So if money earns no interest on the money, you're on the right track, but

then life is very easy.

We don't need to do most of this class.

Turns out,

the IRR will be < 5%.

I can guess that simply because I know there's compounding, and

the actual answer is probably 4.9 or something like that.

It'll be slightly less than 10%.

So I want to do this in a calculator, but before I do that,

let's just stare at the generic formula.

IRR is the rate that solves the following equation.

Where I0 = C1 plus C2.

I would rewrite it, if I may,

in a slightly different way,

where NPV = (I0) + all this junk = 0.

So equating (I0) to the right-hand side, if I take (I0) to the right-hand side,

it becomes NPV formula, and then you force it to be equal to 0.

So let me ask you this.

In that period, how many cash flows were there?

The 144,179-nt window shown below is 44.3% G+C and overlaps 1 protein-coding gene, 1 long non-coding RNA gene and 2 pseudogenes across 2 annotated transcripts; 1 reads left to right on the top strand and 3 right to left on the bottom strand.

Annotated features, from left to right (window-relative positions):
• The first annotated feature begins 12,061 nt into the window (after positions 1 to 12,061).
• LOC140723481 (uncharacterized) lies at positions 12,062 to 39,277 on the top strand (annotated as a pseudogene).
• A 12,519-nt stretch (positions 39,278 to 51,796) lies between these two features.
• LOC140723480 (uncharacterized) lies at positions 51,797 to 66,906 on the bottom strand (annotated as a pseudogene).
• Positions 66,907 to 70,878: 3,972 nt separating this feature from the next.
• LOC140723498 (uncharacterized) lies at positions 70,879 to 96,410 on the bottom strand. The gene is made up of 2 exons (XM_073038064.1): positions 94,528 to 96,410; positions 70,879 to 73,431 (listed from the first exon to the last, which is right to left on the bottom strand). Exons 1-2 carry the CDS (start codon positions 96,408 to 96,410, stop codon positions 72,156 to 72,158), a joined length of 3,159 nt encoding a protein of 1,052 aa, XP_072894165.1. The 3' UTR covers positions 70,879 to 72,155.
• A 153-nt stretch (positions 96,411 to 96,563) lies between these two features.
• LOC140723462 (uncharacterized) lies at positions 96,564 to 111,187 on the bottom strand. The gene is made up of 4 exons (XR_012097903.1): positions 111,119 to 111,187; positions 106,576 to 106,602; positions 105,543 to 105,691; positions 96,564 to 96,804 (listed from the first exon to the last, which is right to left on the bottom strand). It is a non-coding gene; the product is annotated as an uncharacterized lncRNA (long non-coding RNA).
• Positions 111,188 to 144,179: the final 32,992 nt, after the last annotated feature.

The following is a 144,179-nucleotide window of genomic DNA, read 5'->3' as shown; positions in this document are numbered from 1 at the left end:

Nothing here, 110 here.

Now you could have many more cash flows.

The problem is, from being a quadratic problem, it becomes a problem like which

E=MC2 was cool for Einstein because he stopped at square, but when he saw N,

he said, man, this is too cool, this is just too much mind-boggling.

And it is.

The power of compounding now is in reverse, it's in the denominator.

We did future value and

now trying to figure out present value is a tough thing to do.

So what I want to do now is take that problem, simple problem, and

do some calculations on the calculator.

So, let's go on a tab and

let's keep those numbers there.